…is not something you just walk into,” a senior teacher advised me. That might be true, I thought, but I’m tough. And, if I taught kids, I’d get an afternoon class which increases the likelihood of finishing “early” which, in the context of many language schools, means at 5pm.
My class consisted of thirteen students, aged eleven to thirteen. I spoke with Ron, their previous teacher, and he assured me they were great.
Our first class was beautiful. We played a guessing game with pictures of my family, including a picture of my younger brother, who the female students thought was cute. We practiced each other’s names and threw a ball around. We had boardraces which, as with any game that involves running, were a smashing success. I led them to believe I spoke their language much better than I did, to discourage swearing or other questionable topics. And then we started learning from the book.
The book, however, was not fun or even interesting. Whispering to each other in their own language was more engaging, as was drawing and just generally not doing any work. Ron had played a British parlor game with them called “Mafia”, which they explained to me and I couldn’t understand. I asked Ron, and he explained to me but yet again, I missed the point. We played it anyway, and I found I could exploit it for no more than ten minutes a day. That left eighty minutes for other endeavors.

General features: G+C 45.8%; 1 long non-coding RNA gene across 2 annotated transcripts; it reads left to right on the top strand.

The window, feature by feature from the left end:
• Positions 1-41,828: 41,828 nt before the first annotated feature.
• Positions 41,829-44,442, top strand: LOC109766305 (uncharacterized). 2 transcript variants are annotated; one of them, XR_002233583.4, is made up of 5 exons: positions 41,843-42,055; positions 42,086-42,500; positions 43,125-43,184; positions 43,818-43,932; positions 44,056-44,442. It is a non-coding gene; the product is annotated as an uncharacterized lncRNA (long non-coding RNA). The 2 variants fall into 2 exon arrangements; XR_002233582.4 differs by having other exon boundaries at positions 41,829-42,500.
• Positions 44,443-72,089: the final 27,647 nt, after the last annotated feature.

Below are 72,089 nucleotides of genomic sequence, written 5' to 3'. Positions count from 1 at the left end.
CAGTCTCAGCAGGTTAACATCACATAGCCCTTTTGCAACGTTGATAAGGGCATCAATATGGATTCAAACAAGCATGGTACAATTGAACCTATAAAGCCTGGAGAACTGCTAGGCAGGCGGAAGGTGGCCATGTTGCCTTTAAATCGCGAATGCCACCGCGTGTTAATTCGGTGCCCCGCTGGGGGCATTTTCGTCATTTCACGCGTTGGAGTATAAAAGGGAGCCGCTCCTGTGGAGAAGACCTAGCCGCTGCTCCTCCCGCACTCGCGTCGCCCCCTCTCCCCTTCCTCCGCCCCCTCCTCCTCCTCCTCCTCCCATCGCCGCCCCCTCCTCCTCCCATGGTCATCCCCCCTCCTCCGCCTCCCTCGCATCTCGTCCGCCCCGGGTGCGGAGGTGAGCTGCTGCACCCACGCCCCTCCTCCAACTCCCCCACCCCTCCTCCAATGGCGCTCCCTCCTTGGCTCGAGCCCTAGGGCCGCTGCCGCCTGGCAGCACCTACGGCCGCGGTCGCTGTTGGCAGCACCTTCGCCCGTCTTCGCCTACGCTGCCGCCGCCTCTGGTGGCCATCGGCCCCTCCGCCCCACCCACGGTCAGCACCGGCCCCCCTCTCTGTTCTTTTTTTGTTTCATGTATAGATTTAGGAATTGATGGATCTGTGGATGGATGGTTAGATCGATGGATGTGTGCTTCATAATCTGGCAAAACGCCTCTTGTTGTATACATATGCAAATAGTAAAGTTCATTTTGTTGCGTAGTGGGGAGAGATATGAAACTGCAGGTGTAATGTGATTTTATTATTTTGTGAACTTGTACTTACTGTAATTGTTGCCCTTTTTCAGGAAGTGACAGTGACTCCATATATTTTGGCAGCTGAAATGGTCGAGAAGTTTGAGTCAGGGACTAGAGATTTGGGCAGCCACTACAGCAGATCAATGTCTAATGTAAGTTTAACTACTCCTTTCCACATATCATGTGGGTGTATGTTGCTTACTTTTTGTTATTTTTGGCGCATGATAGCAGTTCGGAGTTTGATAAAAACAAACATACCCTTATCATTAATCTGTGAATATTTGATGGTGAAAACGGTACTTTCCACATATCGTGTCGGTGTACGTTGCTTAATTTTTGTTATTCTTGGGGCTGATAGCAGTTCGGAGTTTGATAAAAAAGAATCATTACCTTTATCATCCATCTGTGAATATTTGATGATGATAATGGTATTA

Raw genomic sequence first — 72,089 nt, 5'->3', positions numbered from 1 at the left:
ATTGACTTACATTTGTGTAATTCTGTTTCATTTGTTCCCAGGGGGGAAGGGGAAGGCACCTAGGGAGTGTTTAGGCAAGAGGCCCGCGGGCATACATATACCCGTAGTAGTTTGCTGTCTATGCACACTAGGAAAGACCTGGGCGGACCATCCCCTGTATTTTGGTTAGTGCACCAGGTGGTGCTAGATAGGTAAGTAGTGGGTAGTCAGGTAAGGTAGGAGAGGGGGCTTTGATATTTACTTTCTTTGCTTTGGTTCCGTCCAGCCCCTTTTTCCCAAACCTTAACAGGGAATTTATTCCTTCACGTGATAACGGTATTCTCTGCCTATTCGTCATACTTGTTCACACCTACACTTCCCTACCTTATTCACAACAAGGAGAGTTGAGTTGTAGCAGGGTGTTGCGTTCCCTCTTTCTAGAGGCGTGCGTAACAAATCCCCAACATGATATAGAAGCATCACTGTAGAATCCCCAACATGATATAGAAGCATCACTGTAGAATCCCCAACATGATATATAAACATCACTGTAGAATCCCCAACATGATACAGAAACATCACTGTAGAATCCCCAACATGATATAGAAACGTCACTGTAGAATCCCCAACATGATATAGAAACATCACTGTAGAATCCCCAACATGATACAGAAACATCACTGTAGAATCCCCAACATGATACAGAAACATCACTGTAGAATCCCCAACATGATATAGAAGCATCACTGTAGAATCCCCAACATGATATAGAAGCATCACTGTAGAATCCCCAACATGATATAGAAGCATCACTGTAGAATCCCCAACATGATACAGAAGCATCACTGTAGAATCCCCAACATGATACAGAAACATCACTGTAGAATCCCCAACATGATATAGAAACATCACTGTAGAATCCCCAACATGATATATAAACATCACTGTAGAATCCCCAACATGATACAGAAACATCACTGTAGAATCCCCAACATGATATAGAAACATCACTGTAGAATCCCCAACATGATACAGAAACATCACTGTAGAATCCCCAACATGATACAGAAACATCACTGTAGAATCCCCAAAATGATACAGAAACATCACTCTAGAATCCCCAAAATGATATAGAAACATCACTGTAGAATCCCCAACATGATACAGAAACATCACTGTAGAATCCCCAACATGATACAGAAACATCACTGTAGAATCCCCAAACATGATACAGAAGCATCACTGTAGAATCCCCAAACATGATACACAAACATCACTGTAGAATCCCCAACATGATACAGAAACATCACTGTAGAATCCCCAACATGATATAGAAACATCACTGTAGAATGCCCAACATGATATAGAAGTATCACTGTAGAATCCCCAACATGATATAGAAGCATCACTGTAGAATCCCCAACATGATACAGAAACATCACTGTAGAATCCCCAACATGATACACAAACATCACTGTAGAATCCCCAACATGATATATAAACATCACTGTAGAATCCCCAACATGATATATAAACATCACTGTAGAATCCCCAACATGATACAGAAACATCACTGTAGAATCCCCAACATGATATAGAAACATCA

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One day I gave them an activity which involved tiny slips of papers. It was fun and competitive, which was great. When I turned my back to write on the whiteboard, they threw about a hundred scraps of paper onto the floor and stuck a few into the fan, which was not great. And there was no way to get the papers out of the fan.
Then Parents’ Day came, when parents came to sit in on the class. I was not looking forward to it at all, in fact, it represented something of a nightmare where the parents would see me for the sham I was, trying to teach their kids and failing. Luckily, they seemed to realize the challenges their offspring presented to teachers, and two actually apologized to me for various infractions.
The best part though, was when we turned on the fan to cool the overcrowded room. Click, click, click went all the little scraps of paper my students had put in it. The parents were confused at the noise, but my students and I looked at each other and smiled as if we had a clever inside joke. For that moment, we were a united group.
Then the end of the term came, I passed off the little demons to another teacher and vowed never to teach kids again.